This week was Matt's second week of training for a new job near our house. Unfortunately, the first three weeks of training are at a city an hour and a half away from our house. By Tuesday morning, one week after Naomi was discharged from the children's hospital, I was finally feeling rested and caught up enough on chores to take the kids to visit Matt. Naomi had continued to have a mild headache and backache and I had continued to give her prescription pain medication as needed, but I was confident she was nearly recovered.
Excitement built as I packed the kids' dinner and swimsuits for a fun family night at Matt's hotel. At 4:00pm I loaded all our bags in the car and strapped Toby securely in his car seat. I called back to the girls in the house to hurry out to the car. Naomi appeared in the doorway holding her head and mumbling to me. Leaving Toby, I walked to the door and asked her to repeat herself. "Mommy, my head aches really bad again," she complained. I paused a moment, then decided to give her another dose of pain medication and load her in the van. We'd been dealing with headaches for two weeks now and neither she nor I wanted it to spoil our evening.
Naomi's headache responded so well to the medication that neither she nor I remembered to tell Matt about it when we got to the hotel. The hugs and excitement swept us into the hotel room and carried us through the evening. Thinking back now, I realize that Naomi ate little dinner, and wasn't very active in the swimming pool, but her quiet smile hid her discomfort well. After changing everyone into pajamas I suggested that Matt take the kids to the lounge and pop some popcorn while I collected the wet towels and swimsuits.
"Mommy!" Naomi suddenly burst out, "My tummy hurts really bad now! I feel like I'm going to throw up, and my headache is back too!" She tried to follow Matt to the lounge, but quickly retreated to the bed and lay shivering under a pile of covers. "I feel really sick, Mommy. I'm so cold!" she whimpered. Matt and I felt helpless. I had no medication with me to give her and I was confident she'd vomit it back up anyway. She was clearly too sick to ride an hour and a half sitting up in a car seat on the way home. I briefly considered taking her to the local ER, but quickly realized that it would be impossible for Matt to watch the other three kids in his hotel room all night. Naomi did not want to move from the hotel bed, but staying there didn't help her at all. It was a difficult decision to make, but Matt finally carried Naomi to the van and we strapped her into the front passenger seat with the seat fully reclined. We tucked two blankets in around her and buckled her in as well as we could, then put the other three kids in their seats.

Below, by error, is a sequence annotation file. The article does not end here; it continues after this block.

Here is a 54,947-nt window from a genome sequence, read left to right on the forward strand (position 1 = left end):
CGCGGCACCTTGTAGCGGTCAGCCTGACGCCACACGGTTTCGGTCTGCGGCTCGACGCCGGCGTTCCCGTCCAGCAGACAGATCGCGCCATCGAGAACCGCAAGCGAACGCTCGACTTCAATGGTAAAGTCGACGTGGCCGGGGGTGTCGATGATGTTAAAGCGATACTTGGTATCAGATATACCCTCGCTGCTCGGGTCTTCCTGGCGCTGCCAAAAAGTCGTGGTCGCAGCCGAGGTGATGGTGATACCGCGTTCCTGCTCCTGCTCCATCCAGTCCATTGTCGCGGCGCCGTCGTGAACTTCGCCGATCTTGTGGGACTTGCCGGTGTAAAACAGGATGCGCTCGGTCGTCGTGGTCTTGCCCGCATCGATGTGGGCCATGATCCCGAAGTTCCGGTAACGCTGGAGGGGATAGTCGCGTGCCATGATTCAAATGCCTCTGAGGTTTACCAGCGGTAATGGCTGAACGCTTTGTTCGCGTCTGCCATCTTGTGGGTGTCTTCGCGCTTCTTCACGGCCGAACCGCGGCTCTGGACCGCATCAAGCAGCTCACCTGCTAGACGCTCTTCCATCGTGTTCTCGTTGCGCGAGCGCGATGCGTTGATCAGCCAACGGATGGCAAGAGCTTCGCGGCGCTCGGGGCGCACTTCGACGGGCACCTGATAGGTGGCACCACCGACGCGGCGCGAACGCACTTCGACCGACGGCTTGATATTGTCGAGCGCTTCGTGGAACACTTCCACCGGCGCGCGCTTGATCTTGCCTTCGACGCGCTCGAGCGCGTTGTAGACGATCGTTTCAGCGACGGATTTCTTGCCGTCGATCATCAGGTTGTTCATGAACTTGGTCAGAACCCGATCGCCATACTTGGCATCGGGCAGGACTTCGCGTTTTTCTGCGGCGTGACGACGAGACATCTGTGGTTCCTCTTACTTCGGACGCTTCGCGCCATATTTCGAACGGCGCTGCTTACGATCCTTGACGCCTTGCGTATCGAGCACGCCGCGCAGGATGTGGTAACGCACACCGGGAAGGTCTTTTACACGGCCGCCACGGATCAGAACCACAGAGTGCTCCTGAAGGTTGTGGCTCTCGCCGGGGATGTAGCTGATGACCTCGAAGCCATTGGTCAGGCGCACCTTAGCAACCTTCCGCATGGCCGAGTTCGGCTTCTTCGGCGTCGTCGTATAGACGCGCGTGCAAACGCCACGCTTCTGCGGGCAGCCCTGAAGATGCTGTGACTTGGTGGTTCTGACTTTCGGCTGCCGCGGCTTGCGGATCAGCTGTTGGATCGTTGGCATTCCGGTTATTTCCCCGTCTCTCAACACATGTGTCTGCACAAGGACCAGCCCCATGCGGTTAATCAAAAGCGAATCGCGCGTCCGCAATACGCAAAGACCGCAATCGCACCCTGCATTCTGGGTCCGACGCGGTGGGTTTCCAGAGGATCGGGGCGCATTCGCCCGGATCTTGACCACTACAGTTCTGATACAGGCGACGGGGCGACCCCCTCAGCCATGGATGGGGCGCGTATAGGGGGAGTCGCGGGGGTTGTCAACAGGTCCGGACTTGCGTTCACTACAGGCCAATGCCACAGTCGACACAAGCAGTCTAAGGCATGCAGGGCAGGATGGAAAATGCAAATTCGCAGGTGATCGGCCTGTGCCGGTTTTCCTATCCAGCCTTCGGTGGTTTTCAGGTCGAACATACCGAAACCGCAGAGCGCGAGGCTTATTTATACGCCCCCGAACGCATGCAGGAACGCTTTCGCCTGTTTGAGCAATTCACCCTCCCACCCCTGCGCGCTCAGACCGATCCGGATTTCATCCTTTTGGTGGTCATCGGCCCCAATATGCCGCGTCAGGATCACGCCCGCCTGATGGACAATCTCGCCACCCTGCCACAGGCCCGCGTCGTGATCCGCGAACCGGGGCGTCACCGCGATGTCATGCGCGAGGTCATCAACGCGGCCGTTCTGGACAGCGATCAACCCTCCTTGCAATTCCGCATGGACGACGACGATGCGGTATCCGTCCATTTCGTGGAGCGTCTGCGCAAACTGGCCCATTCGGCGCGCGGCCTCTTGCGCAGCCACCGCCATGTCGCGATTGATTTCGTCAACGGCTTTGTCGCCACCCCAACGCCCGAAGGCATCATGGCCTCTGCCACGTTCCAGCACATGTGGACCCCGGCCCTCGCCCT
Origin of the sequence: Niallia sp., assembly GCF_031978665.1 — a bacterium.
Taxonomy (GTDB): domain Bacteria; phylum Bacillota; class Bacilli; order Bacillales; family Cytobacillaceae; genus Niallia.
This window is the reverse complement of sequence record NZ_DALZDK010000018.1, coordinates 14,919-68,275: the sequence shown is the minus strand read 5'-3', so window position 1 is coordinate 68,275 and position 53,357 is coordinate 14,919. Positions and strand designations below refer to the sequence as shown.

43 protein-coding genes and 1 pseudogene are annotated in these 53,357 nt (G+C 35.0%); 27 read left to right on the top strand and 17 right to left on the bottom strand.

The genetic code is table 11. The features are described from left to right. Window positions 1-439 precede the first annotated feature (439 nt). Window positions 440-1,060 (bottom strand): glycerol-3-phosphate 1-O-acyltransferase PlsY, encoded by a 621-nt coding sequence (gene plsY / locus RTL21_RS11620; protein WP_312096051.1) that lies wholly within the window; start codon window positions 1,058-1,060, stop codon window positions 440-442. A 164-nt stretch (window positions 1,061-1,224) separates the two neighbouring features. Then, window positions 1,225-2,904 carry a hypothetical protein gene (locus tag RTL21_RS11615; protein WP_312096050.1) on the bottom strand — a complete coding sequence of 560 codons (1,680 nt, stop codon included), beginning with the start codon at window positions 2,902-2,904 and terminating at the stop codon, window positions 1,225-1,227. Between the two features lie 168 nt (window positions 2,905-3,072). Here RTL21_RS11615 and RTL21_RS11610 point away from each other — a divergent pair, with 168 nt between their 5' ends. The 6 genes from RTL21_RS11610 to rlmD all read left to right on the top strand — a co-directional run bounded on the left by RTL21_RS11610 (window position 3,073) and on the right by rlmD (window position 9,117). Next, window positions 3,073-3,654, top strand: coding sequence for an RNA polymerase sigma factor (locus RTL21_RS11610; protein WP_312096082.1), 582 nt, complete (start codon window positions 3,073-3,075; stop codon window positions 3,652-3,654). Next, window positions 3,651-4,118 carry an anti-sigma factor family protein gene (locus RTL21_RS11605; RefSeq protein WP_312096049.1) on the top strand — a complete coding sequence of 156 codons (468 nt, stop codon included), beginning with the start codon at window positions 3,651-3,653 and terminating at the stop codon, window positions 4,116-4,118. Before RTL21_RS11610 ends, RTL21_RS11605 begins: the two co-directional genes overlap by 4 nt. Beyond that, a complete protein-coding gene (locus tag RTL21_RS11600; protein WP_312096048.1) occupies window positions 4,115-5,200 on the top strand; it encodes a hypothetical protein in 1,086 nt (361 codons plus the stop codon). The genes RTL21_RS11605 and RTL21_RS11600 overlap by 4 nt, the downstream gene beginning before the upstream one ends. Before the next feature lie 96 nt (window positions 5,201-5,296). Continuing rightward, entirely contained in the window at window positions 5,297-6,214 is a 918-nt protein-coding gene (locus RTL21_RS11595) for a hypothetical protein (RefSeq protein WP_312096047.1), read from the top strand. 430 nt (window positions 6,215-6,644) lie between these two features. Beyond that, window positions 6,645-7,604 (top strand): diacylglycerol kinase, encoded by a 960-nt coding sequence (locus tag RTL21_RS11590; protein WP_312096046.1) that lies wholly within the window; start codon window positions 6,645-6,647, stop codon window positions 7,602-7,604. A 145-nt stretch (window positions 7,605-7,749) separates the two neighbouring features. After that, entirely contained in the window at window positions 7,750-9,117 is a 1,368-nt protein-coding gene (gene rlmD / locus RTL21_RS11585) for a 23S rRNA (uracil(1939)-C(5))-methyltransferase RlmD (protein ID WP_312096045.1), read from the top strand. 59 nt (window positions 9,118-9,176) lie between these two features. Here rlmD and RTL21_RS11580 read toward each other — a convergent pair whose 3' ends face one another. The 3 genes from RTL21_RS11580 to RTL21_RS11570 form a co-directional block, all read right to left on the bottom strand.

I called my parents for advice, then called Matt's Mom to ask if she could meet me at home. Thankfully, Naomi slept most of the way. I kept remembering as I drove how the doctors had said the previous week that they would be much more concerned about Naomi's back pain if she were running a fever. Matt's Mom was waiting when I pulled in our drive. I let her and the other kids into the house and ran back to the van with a thermometer. Naomi shivered while I took her temperature. It was 103 degrees. I quickly packed a few things, said good-bye to the others and drove Naomi to our local ER.
It was a long five hours in the ER from 10:00pm to 3:00am. Normally docile and compliant, Naomi was in no mood to be messed with that night. It took four nurses to hold her down while they drew blood and placed an IV. "It would have been better to stay at home!!" she screamed with all her might, and I knew that it was hopeless to try to convince her otherwise. She was beyond rationality. I just stroked her hair and sang quietly until the nurses left and she calmed down. I was depleted as well after hours of preparation, driving, swimming, and driving again. I ached to sleep, but that wasn't an option.
At 1:00am the ER doctor reported that the initial lab work didn't indicate infection. "It's most likely viral, so I'm comfortable sending her home. Do you have any questions?" he rattled off mindlessly. I knew viral illness was a possibility, but what in the world was I going to do with Naomi at home? Even on IV anti-nausea meds and morphine she was wide awake and miserable.
"Well," I stalled, trying to think clearly, "Naomi's had ongoing headache and back pain for two weeks now--long after she should have healed from the spinal tap. When we were at the children's hospital they told me that they'd be much more worried about her back pain if she had a fever. So, now that she has a fever I'm pretty concerned. I want to be sure she doesn't have an abscess or something in her spine."
The doctor's demeanor immediately changed. "Oh, I wasn't aware of that history," he quickly back-tracked, even though this history had been clearly given to at least two nurses. "Yes, I think we should order a CT scan then, I'll be right back."
...and now, I have to go to bed for the night...I'll continue this saga with part 2 tomorrow...